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Teenage Pregnancy Essay Sample

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  • Pages: 3
  • Word count: 687
  • Rewriting Possibility: 99% (excellent)
  • Category: adolescence

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Introduction of TOPIC

Most people who are put into foster homes do not come from parents of strong guidance, because indeed they lost their children. An online report, “Fostering Hope: Preventing Teen Pregnancy among Foster Youth” examined how teenage pregnancy relates to foster care sates Love. The reports shows that foster youth that have lost their parents and end up in a foster home are less prone to having teenage pregnancies. Therefore, the correlation breaks because even though youth do not have their biological parents they still have some type of parental guidance. Consequently, most foster homes do have strong parental guidance, control over sex education, and negative mass media because there are so many restrictions as to what foster homes can and cannot perform by law.

With this information, one would conclude that when someone is put into a foster home they turn out not to be pregnant at a one age. This is true according to a study performed to examine how common teenage pregnancy is among young women in and aging out of foster care and to determine whether the risk of becoming pregnant can be reduced by extending foster care beyond age 18. Amy Dworsky states that the study used data from the first two waves of the Midwest Evaluation of the Adult Functioning of Former Foster Youth, a longitudinal study of foster youth making the transition to adulthood in three Midwestern states, as well as the National Longitudinal Study of Adolescent Health.

Dworsky examined the relationship between care status and the risk of teenage pre

gnancy. Foster youth are more likely to experience teenage pregnancy than their peers in the general

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population, but staying in care seems to mitigate their risk of becoming pregnant even after the effects of other factors are taken into account. The findings of the study was to provide additional evidence of the need for a more concerted effort by child welfare agencies to help youth in foster homes avoid becoming pregnant. It would suggest that allowing young people to remain in foster care beyond age 18 may be one way to reduce teenage pregnancy among this population.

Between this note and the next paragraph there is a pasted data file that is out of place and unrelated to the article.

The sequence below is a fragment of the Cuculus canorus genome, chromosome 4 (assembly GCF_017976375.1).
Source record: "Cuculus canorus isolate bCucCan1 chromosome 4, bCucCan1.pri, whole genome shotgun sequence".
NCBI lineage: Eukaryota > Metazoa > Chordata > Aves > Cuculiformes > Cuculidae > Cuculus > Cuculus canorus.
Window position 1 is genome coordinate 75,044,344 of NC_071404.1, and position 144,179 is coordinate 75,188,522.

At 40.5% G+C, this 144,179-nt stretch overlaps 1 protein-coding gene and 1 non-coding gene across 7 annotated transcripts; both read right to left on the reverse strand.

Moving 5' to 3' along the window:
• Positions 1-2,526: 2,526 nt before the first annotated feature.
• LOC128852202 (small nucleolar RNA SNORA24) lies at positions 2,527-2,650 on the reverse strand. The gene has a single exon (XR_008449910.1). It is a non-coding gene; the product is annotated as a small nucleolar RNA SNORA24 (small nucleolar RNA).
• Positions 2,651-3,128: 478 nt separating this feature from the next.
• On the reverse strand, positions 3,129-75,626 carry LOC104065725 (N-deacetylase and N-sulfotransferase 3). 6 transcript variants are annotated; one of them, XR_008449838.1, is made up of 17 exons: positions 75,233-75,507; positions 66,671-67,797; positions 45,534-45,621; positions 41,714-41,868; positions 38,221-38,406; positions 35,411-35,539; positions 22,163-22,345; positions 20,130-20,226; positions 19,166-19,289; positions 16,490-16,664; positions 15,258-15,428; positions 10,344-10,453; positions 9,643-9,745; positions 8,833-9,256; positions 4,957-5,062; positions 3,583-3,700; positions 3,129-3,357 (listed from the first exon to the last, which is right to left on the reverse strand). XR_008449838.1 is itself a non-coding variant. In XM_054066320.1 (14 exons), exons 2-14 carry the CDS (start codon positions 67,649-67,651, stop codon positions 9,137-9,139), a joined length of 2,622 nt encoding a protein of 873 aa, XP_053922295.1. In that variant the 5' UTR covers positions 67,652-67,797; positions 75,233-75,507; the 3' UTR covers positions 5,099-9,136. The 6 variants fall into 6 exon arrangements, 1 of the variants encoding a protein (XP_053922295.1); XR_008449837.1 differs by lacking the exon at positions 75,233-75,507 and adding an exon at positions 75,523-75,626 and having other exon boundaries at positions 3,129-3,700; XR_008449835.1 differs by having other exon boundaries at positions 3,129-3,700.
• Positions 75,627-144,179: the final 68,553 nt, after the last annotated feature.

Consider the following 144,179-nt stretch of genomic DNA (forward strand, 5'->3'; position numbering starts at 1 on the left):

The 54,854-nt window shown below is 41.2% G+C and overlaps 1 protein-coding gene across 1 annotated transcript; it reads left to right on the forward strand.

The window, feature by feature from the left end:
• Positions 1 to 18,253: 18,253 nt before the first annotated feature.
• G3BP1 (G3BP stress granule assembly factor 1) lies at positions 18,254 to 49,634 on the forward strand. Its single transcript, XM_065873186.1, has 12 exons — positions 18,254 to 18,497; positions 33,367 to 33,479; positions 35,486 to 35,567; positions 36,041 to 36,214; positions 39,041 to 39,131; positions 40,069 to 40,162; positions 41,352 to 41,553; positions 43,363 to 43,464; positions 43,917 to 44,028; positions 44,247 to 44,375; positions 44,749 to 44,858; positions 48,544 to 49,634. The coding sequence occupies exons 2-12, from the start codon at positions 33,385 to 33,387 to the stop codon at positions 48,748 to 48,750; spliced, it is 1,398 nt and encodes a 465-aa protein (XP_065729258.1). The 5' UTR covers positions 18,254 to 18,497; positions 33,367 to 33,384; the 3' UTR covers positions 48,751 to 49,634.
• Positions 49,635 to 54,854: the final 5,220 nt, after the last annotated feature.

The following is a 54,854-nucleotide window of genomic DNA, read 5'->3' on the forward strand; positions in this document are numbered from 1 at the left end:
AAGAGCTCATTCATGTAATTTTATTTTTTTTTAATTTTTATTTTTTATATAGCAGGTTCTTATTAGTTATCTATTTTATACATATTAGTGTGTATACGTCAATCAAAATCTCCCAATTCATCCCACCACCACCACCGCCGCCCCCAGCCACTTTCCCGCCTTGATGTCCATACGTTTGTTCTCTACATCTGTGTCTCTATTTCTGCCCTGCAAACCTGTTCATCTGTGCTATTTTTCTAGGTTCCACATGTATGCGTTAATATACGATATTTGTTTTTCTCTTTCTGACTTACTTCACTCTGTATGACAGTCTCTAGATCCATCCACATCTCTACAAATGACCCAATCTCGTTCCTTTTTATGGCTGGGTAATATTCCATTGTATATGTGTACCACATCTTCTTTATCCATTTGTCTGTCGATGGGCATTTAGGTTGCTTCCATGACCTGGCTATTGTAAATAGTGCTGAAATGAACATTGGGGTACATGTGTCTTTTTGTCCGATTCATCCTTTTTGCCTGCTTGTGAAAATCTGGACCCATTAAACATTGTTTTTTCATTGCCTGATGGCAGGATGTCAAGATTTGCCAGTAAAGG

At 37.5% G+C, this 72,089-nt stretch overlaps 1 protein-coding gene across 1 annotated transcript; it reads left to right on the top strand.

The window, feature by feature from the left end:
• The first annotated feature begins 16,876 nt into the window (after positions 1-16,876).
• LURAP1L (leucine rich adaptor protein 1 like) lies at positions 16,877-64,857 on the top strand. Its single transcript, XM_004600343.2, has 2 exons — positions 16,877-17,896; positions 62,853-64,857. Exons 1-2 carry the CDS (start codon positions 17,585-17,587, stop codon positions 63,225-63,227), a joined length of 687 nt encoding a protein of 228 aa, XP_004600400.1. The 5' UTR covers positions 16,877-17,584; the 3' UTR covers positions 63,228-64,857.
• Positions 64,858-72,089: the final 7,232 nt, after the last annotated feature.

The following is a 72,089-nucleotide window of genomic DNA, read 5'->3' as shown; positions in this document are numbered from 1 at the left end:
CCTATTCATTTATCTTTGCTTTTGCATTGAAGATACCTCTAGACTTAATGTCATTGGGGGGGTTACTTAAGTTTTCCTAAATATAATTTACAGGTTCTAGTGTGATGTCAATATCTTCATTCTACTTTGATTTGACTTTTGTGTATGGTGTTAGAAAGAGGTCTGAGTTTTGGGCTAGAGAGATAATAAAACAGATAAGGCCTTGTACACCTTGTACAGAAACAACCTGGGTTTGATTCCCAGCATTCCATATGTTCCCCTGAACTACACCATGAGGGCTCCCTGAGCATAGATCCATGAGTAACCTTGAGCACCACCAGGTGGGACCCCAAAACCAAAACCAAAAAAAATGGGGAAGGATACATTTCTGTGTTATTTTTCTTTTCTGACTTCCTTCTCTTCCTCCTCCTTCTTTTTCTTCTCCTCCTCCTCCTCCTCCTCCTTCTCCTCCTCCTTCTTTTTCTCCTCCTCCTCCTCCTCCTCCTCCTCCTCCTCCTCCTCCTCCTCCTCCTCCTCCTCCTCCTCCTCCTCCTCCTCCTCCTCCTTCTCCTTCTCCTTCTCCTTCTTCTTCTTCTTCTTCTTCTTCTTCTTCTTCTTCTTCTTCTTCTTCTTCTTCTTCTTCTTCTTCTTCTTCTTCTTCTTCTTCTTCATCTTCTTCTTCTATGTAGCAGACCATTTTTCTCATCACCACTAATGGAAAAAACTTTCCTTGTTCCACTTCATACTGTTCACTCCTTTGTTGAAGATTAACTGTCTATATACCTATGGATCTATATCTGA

Even the federal government has found teenage pregnancy to be a social issue in which lack of parental guidance, sex education, and positive media has been recognized. According to the Department of Health and Human Services (HHS), teenage pregnancy has been rising steadily from 1987 to 1991; the birthrate for teens aged 15-19 declined for 10 straight years, from a high of 62.1 per 1,000 teens aged 15-19 in 1991 to a record low of 45.9 in 2001, according to preliminary figures.

The birthrate for young teenagers aged 15-17 fell 8 percent from 2000 to 2001, reaching 25.3 births per 1,000 teenagers. All 50 states had a decline in their teen birthrates between 1991 and 2000, with 10 states recording declines of more than 20 percent during this period. Recent declines in both birth and abortion rates indicate that teen pregnancy rates are continuing to fall. Overall teen pregnancy rates have dropped 19 percent since 1991. About 900,000 pregnancies occur each year among American teenagers aged 15-19. Most of these pregnancies are unintended. Almost 190,000 teens aged 17 and younger have children are not in school, have no parents around, and are overtaken by the imagery of mass media.

After seeing those statistics, if makes one wonder if there are any more studies which will create a solution. President George Bush and the HHS sent researchers to Detroit, Michigan for a study to be conducted. They have found that the increase in teenage pregnancy has arisen out of social issues as well. The article “Teen Pregnancy” focuses on the potentials causes: society, individual families, and media. The article states how society has embraced teenage pregnancy in the United States. Society relates to our schools and media which have caused teen pregnancy to increase. Finally, the report presented solutions to the decrease teenage pregnancy: create pregnancy-prevention programs, public attention on interventions, and highlight the challenges of becoming a teenage parent. All of the solutions will be effective, encouraging, and empowering.

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